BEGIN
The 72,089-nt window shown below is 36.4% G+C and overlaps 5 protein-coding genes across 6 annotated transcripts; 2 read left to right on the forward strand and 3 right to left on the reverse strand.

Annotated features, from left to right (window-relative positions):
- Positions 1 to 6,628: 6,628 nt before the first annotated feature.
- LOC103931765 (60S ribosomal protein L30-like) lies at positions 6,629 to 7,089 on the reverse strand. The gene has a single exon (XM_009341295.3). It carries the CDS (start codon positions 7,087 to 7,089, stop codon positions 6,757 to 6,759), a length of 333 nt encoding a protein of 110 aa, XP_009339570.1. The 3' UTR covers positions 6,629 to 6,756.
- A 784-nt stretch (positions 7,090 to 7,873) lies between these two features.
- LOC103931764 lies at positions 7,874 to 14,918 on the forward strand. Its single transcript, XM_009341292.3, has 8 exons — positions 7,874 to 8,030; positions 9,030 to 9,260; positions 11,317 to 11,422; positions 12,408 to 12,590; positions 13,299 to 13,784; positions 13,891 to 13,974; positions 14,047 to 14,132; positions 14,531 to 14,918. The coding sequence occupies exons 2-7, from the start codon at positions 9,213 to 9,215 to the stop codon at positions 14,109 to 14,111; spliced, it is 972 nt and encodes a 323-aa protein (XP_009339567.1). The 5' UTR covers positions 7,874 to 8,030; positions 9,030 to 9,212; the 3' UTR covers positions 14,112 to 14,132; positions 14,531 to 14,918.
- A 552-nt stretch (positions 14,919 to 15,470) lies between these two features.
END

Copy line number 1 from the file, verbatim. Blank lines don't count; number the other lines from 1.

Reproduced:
The 72,089-nt window shown below is 36.4% G+C and overlaps 5 protein-coding genes across 6 annotated transcripts; 2 read left to right on the forward strand and 3 right to left on the reverse strand.